Going inside the mind and body of a future NBA star, Red Bull's High Performance Program pushes athletes, including NBA prospect Dante Exum, to their limits so they can formulate a plan for how to improve and get to the top of their sport.
Is mental infirmity an inevitable consequence of getting old? Or could we enjoy a more clear-headed old age?
In California it's common to see advertisements promoting brain training or brain workouts which claim to help reverse the effects of ageing.
Beach-volleyball star Kerri Walsh-Jennings and her teammate Misty May-Treanor have dominated the sport for more than a decade, capturing gold medals at the 2004 and 2008 Summer Olympics. So it's unusual for the duo to be heading to London as the third-seeded team, rather than No. 1. "We're a bit of the underdog," says Ms. Walsh-Jennings. "It's a whole other mind-set."
Adam Dunn, one of the new players on the White Sox in 2011, had heard the stories about the club's brilliant but joyless right fielder, Carlos Quentin. Dunn had heard the nicknames given by teammates about Quentin's moods, and Dunn wondered how someone could be so remarkably good at a game and yet have so little enjoyment playing it.
Think you have what it takes to make it into the Olympics? Try on Kerri Walsh's routine for size. The two-time Olympic gold medalist and volleyball superstar trains on the beach (we could think of worse workout environments!), does Pilates, runs track and lifts weights two times a week. And that's just the beginning.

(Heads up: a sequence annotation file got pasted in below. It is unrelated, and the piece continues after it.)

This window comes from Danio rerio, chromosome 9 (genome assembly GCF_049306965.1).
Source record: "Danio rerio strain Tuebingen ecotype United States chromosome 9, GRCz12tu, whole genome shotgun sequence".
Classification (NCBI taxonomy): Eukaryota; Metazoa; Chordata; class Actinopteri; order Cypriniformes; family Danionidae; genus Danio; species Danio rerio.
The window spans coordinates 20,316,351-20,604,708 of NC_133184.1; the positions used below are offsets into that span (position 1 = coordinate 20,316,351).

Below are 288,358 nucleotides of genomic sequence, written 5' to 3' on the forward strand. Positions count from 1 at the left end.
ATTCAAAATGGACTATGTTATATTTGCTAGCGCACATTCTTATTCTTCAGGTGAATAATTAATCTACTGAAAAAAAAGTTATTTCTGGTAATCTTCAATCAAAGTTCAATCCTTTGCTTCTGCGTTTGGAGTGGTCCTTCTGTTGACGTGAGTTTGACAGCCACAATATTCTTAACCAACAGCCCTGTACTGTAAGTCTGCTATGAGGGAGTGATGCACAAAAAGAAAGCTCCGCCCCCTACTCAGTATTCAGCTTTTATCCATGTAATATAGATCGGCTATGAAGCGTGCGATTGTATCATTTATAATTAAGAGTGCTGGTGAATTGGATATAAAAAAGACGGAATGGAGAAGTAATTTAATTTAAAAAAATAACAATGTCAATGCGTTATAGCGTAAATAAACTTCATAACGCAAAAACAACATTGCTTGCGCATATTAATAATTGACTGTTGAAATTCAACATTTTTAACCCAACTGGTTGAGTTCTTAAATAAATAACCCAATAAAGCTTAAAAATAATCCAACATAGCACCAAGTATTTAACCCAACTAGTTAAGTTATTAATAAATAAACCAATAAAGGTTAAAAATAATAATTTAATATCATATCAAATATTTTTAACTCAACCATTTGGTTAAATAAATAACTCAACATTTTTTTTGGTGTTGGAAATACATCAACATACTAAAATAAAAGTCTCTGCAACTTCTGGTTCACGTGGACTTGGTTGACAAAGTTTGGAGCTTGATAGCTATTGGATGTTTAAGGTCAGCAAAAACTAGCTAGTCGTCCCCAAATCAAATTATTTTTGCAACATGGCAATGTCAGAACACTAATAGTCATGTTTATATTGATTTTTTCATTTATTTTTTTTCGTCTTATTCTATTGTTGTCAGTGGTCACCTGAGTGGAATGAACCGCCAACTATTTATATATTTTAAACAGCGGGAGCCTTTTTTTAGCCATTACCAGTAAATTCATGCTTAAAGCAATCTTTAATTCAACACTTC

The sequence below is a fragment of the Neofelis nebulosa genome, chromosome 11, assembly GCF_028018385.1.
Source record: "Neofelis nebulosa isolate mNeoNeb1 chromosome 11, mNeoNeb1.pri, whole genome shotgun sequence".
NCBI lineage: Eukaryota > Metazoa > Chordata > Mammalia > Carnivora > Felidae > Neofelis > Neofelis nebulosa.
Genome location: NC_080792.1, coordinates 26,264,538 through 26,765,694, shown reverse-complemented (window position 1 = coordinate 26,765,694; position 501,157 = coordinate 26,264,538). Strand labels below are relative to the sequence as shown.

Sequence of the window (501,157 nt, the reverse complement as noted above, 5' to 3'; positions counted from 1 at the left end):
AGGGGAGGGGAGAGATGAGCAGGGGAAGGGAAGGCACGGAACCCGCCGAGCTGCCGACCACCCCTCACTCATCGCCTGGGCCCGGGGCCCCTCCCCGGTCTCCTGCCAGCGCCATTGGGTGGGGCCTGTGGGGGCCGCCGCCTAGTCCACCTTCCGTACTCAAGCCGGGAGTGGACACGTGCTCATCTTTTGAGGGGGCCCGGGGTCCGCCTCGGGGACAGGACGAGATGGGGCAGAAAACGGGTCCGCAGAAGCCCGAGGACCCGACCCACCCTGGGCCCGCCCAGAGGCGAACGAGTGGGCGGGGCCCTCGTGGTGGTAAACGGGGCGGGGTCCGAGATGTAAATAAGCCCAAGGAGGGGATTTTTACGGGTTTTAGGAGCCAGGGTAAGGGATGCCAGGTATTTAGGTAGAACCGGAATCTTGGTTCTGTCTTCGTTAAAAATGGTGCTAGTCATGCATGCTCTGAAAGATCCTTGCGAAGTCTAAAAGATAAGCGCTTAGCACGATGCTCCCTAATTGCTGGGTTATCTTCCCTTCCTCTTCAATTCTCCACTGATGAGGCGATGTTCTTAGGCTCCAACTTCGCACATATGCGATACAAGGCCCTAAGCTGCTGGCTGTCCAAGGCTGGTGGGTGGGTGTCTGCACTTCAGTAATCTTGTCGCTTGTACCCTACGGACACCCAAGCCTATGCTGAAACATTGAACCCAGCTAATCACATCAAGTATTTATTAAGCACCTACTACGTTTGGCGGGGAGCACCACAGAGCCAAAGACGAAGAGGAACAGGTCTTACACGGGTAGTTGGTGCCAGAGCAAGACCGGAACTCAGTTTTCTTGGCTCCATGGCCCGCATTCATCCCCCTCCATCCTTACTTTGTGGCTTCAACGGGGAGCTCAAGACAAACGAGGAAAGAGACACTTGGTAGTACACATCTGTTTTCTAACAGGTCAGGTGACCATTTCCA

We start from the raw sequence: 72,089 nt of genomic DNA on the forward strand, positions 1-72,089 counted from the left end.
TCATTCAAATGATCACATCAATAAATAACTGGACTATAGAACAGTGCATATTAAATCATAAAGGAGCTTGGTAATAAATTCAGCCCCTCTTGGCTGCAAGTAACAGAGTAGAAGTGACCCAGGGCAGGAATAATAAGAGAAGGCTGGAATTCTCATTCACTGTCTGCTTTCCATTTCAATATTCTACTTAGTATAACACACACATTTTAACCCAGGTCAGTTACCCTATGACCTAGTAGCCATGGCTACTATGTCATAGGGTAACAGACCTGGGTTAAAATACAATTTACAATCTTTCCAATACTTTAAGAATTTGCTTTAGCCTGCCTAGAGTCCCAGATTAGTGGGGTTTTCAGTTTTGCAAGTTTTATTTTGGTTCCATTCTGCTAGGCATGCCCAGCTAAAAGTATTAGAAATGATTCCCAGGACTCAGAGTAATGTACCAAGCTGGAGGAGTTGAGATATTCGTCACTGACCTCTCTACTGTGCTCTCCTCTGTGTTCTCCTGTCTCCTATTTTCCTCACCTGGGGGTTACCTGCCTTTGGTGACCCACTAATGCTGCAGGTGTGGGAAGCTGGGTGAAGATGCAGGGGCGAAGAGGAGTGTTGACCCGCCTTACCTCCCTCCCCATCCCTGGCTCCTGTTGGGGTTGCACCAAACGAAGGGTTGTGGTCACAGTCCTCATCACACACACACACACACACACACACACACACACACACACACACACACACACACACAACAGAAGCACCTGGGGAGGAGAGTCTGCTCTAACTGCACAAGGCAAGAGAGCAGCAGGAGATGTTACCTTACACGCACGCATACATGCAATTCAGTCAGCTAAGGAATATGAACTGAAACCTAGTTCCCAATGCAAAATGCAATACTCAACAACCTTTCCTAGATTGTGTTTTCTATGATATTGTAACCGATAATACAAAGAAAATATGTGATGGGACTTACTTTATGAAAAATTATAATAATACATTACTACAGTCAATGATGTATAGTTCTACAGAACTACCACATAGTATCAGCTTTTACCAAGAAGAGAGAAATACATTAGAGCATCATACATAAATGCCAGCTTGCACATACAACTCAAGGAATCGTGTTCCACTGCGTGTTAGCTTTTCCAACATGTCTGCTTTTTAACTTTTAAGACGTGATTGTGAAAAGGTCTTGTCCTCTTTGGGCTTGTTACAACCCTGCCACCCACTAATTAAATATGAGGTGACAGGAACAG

The goal behind all the fancy Neurotopia electronics is something the neuroscientists like to call "self-regulation." This is the idea that using basic behavioral conditioning techniques – a positive stimulus for the "right" response, a negative stimulus for the "wrong one" – you can train your brain to influence physiological processes that we normally think are beyond, or below, conscious control: body temperature, heart rate, or, in this case, brain waves, the patterns neurons make when they fire as a group.
MARINA DEL REY (CBSLA.com) — If your brain needs a bit of a boost a new kind of video game could help sharpen your skills.
No remote control it needed – this game is played by tapping into the brain’s electrical waves.